But fortunately for us, it must be argued against.

Linangitan, the Chamorro word for sublime, however it entails just a little more. It is inclusive of heavenly, from the heavens. I humbly submit that my work is linangitan, and I respectfully define such a categorization by fitting into four premises. First, adandonment of the Lure of the Centre (avant garde, elitism, etc.), Second, a lack of historical, traditional grounding (in terms of legitimization). Third, a communication with the sublime, or an almost indigenous functionalism, Fourth, a community responsibility.

I propose that the idea of linangitan, is in fact what the West is looking for when they mean Post Modern. Often times what is said, is not proven by what exists or what said discourse discusses. Post Modern objects continue on proudly the Modernist tradition, in that often times no one understands them, they still strive for originality, they still attack traditional ideas and beliefs, and still rely on history and tradition for their legitimization. Post Modernity, which in essence shouldn’t be merely another form of Modernism, as the name itself implies (however this can be disputed to so damn much, I wonder if I should even make the statement).

Linangitan, is an idea almost completely outside the Centre, and untouched, if not adversely affected by Modernism.

Allow me now to explain my work in terms of linangitan. First, I am attempting to abandon the Centre for a syntax and aesthetic vocabulary almost all my own, or rather or this region. The English language, and the European/Western/ Central thought process is one which can never fully describe nor give justice to the world as a whole. The idea of universality in art, only goes so far. My thinking for this is based on your paintings from your MFA program, in that there was an inherent aura in your work, which was regional, which was something someone from Iowa could not comprehend, nor duplicate. There are some things which English can’t touch, which it is inadequate to comment on. This is where a new syntax is required. I resist the Centre and Modernism, because it tells me I am not avant garde, or I am failing the avant garde, it tells me that I am copying Jackson Pollock, that I am not dealing with the figure background relationship, that I am ignoring conventions, standards, that I am required to do things in order for my painting to work.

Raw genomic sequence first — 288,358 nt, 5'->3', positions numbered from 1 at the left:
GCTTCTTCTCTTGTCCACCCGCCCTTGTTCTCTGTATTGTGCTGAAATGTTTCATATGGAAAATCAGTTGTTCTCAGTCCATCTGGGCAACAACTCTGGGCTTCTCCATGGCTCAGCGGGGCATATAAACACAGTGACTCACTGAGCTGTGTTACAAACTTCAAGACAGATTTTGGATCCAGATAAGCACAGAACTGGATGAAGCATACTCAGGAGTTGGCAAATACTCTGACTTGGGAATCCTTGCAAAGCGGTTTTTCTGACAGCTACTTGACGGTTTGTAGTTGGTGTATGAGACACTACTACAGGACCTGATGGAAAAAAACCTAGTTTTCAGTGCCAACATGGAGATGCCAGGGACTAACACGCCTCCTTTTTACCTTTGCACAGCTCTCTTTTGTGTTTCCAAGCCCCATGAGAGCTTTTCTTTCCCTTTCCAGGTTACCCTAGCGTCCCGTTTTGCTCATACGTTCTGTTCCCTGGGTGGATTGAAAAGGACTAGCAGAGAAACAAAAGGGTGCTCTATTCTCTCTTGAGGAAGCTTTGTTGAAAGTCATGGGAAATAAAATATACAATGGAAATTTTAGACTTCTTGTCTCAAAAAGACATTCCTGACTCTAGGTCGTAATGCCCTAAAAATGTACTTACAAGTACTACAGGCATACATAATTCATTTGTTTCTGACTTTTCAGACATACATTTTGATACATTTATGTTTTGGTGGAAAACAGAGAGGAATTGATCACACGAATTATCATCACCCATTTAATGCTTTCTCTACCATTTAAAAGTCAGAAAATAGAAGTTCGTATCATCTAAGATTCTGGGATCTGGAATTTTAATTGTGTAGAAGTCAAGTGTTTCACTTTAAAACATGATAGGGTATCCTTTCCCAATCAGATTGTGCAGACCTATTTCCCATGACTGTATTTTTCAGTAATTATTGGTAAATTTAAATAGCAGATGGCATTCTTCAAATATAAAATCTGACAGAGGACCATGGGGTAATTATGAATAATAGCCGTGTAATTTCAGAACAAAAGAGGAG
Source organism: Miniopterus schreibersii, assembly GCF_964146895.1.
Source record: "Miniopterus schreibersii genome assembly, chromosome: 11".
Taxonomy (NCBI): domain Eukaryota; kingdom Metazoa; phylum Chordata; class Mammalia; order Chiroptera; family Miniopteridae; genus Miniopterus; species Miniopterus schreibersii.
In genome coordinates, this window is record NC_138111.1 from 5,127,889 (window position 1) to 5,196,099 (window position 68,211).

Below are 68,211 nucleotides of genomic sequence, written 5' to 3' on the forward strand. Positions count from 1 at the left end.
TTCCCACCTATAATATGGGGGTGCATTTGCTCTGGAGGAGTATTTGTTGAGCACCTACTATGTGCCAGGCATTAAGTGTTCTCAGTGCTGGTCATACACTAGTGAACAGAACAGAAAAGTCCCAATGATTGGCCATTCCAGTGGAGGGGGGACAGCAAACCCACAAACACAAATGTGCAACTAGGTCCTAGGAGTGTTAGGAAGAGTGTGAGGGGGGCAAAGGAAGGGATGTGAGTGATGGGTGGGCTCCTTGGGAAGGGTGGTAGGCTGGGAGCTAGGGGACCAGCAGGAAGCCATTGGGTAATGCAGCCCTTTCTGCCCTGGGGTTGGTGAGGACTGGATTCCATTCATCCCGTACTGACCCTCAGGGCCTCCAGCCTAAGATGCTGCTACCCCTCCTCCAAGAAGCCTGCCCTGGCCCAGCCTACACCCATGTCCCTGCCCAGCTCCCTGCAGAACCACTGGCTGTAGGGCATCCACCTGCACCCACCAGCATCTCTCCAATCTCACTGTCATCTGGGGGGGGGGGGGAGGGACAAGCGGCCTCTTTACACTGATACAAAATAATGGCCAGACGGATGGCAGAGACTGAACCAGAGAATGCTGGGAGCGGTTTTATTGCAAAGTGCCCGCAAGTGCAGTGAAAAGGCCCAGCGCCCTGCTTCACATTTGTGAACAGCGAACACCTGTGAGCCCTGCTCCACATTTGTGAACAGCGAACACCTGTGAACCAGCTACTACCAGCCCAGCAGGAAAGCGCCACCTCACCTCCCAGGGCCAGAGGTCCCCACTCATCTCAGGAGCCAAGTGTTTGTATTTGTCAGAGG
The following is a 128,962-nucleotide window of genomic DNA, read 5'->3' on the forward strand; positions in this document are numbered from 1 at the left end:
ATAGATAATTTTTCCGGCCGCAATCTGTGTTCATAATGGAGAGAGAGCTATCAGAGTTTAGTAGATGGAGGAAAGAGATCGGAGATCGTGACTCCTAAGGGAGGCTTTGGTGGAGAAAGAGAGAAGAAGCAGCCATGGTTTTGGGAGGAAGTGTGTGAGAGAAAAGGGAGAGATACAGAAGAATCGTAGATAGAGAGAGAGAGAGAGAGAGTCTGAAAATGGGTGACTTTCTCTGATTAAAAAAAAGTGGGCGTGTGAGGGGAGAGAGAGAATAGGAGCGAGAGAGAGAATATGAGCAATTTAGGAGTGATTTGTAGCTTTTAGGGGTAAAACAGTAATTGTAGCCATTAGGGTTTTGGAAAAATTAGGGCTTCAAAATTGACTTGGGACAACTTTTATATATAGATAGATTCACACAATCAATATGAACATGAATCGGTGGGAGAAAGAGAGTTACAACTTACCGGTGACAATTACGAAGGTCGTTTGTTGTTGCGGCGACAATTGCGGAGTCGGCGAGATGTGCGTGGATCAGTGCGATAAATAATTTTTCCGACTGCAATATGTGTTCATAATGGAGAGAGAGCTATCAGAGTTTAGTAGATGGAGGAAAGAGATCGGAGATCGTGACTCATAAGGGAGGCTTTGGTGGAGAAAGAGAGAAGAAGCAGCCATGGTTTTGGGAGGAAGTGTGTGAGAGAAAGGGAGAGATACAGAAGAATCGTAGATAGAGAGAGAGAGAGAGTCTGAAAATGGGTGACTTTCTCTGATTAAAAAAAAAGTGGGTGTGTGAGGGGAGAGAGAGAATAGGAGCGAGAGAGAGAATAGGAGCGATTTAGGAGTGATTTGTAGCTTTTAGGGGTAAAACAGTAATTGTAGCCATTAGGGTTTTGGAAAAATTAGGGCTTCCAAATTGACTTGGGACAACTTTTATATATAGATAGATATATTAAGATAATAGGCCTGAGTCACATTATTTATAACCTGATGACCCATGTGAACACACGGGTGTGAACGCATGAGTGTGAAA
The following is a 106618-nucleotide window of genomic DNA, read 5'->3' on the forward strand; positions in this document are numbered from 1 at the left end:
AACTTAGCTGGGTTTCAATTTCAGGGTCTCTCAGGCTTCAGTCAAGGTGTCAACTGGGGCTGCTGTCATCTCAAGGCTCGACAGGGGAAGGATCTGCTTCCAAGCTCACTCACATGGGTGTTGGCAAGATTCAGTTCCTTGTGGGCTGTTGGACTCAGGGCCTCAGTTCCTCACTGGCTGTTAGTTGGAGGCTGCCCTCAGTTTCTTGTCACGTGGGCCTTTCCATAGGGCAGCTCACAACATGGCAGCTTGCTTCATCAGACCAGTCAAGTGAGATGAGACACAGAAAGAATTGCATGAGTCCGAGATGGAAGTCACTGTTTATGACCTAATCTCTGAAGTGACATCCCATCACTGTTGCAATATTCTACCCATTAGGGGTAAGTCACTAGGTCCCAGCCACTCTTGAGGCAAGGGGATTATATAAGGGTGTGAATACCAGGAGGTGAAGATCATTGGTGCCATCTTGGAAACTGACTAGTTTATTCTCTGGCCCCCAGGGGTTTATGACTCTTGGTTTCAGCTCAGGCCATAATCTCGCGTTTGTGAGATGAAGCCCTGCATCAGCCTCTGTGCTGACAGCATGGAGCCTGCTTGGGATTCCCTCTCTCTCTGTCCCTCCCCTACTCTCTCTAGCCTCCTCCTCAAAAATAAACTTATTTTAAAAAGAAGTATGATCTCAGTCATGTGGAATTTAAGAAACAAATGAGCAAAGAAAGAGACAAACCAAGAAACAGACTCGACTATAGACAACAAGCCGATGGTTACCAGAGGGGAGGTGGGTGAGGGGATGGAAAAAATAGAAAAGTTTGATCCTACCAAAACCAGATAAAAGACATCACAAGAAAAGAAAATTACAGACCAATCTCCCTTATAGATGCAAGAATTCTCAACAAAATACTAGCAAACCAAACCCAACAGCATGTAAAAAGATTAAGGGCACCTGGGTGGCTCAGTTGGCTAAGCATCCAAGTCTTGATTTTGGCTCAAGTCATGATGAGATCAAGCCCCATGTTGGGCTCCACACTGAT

But what I know, ignores most of Western conventions, because I know, I don’t need a degree to be an artist, any more then a need to follow rules to paint. It is the purpose of an institution to set up an epistemological net which allows some forms to pass through and others to be rejected. I am allowed to be linangitan, I am allowed a freedom most artists don’t, because I belong or subscribe and derive my livelihood from a culture which has no tradition, a culture with no history of art, and no traditions of conventions I must follow. Guam never developed an institution of art in the Modernist sense.